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With an accolade of awards and recognition for her screenwriting, including her work in progress film, Jinn which has already received several high ratings on the industry script database, Shereen Malherbe speaks to filmmaker Nijla Mu’min about her new highly anticipated first feature film.
SM: Tells us about your film Jinn in a snapshot.
NM: Jinn is a coming of age dramedy about a carefree black girl whose world is turned upside when her mother converts to Islam, sending her on a quest for self-definition. It’s a fun, fresh exploration of identity, Islam, millennial culture, and first love.
SM: Where do you draw your character’s experiences from?
NM: Some of my character’s experiences are loosely drawn from my experiences growing up, specifically around her introduction to Islam and the complex and multifaceted world she is brought into. Summer’s experiences also mirror mine in relation to identity- I never felt, and still don’t feel, that I fit neatly into one way of being. I am fascinated by the duality and intersections of identity, and how categories don’t fit people.
SM: I agree with that perception that categories don’t fit people. I read a tweet of yours saying ‘if you want to know why i’m making @JinnFilm, here it is. this is how i resist.’ in response to American politics, so was your character Summer written to be representative of America’s current relationship with Islam?
NM: No, I don’t feel Summer is representative of America’s current relationship with Islam, though I do think that her journey and conversion in the story does connect to some people’s own process of learning about Islam in this country. There’s a lot of misinformation and stigma at the moment, so as some audiences go on the journey with Summer, hopefully they come away with the complexity and nuance that she does. But I try not to crafts stories and characters on a macro level. It’s all about specificity in emotion and in growth. In that, people are able to relate and connect.
SM: I think that it is a great point, to focus on specificity in emotion when telling stories.
How do you find those emotions and interactions to build ideas for your films?
NM: It’s about taking every opportunity to observe and document the life and people around me, which influence my art and filmmaking. Stories come to me on the subway, looking into the eyes of strangers at a bodega, or in observing a wordless exchange on the street. I also keep a journal and write things down to remember them. I also love photography and poetry so I work with these images and build a world around them.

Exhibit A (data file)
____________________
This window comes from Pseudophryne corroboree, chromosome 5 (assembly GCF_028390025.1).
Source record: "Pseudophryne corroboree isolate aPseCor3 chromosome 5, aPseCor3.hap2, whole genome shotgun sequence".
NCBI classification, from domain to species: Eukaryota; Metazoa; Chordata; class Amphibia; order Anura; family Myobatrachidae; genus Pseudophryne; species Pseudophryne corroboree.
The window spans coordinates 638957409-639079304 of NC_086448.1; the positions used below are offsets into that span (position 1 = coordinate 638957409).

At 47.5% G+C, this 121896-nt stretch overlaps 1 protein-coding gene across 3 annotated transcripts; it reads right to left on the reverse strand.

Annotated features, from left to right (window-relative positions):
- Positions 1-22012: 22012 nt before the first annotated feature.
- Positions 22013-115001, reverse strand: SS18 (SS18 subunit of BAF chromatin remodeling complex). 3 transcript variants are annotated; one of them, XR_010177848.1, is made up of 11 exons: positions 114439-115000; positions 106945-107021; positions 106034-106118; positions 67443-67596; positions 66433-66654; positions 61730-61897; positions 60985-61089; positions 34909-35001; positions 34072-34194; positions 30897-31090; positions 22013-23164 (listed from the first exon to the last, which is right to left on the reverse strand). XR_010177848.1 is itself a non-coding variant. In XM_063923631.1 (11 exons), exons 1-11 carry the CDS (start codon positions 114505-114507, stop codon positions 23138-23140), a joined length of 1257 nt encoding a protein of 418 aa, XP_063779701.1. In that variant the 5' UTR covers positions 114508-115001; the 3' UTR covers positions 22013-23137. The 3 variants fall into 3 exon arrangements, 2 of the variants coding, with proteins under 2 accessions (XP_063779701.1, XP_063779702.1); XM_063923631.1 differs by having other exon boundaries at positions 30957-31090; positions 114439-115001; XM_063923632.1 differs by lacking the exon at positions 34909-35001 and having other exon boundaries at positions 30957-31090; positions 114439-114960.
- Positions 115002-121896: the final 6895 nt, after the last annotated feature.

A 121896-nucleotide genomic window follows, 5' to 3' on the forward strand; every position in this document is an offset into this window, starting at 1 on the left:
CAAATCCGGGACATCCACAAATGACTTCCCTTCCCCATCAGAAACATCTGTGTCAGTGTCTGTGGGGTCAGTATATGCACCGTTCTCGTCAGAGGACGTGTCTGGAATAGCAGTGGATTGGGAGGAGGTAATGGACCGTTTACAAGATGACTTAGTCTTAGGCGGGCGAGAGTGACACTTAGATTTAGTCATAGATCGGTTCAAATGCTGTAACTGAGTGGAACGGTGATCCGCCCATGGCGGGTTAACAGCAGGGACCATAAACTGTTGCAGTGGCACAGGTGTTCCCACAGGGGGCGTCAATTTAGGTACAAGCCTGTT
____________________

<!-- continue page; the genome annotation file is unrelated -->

SM: How important is it to be out and about involved in your community?
NM: I think it’s really important to be in the world, and engage with others in the world. Whether that’s through walking down the street without headphones on and no cell phone, or going to a screening or a dance performance and letting someone’s movement impact your soul, or smiling at someone because you felt their spirit. Human interaction is necessary to break down some of the barriers we face every day. The more we can take in one another, the more we can be human to one another.
SM: With your interest in photography and poetry, why did you choose filmmaking?
NM: I class myself as an interdisciplinary artist and I wanted to reach higher. I love telling stories and reading epic novels and I was interested in this world being built.
SM: How does filmmaking compare as a process?
NM: The funding for independent filmmakers can be an arduous process but you stay committed to your project and that commitment can become unbreakable. I have seen that in films that have taken ten years to get to production.
SM: It sounds like the journey is all part of the process?
NM: It is. I started Jinn last summer and already I am visualizing the perfect location before filming starts, hopefully by late summer. What is really great is that those who I have supported have been there with me on this journey and I’m so grateful that they are.
SM: There is so much about inclusion and diversity at the moment. How has the current focus on ‘#OscarsSoWhite’ helped or hindered your ambitions?
NM: “White Hollywood” hasn’t had a direct impact on my ambitions as a storyteller or filmmaker. I’ve been writing and developing my voice as a writer since I was a young girl, way before I knew what “White Hollywood” was. My ambitions and scripts are abundant. However, some of the systemic barriers to resources and funding as an independent filmmaker of color and a woman have presented challenges to me, and to getting my films made.
SM: What advice do you have for other aspiring filmmakers?
NM: Tell your story and don’t wait for permission from others. Get with like-minded folks and form a team of artistic support.
SM: Thank you for taking the time to talk to us, Nijla. I wish you the best of luck with completing Jinn and look forward to watching the feature soon.